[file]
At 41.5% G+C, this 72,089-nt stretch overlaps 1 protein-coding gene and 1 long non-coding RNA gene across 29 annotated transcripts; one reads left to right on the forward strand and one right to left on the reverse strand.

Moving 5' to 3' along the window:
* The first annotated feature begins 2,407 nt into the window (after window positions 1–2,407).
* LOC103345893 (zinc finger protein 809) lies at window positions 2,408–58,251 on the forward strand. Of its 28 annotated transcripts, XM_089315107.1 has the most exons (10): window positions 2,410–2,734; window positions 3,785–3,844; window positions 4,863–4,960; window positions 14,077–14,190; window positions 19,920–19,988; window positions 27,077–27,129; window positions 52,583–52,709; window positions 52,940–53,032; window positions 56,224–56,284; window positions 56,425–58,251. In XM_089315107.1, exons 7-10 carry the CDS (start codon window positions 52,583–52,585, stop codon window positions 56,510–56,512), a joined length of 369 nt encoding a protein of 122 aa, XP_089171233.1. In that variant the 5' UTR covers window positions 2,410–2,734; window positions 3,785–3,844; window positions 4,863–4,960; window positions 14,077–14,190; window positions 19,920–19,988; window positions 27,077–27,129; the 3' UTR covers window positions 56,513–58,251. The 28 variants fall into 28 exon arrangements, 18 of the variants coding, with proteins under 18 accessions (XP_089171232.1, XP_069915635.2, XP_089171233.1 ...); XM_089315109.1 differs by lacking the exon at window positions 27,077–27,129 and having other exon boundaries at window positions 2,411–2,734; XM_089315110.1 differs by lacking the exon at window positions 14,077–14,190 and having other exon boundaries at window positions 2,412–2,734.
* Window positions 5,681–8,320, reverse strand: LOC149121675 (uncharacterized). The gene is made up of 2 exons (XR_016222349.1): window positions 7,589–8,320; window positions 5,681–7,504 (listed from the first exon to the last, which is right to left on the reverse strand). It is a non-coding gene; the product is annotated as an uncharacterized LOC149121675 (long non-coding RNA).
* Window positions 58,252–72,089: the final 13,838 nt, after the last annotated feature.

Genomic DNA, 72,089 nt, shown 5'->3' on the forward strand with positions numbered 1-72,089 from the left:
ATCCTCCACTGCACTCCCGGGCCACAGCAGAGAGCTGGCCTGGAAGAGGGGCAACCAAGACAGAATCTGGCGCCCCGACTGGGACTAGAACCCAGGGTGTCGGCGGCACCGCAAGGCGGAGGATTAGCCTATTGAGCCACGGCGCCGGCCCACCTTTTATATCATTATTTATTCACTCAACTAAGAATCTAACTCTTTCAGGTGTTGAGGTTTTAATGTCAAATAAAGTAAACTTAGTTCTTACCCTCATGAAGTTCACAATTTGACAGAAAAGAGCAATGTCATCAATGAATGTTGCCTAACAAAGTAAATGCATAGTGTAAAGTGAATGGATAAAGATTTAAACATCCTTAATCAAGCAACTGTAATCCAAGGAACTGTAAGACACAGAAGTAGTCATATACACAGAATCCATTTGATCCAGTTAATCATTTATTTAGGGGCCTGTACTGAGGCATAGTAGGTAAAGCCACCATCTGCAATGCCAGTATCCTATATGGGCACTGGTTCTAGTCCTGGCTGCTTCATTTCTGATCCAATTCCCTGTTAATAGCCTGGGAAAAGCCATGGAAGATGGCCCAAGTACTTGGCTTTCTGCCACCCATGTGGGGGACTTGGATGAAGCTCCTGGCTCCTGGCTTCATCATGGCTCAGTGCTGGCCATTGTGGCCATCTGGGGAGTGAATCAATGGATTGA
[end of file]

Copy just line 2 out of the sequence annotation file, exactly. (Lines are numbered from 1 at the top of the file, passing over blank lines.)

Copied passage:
Moving 5' to 3' along the window: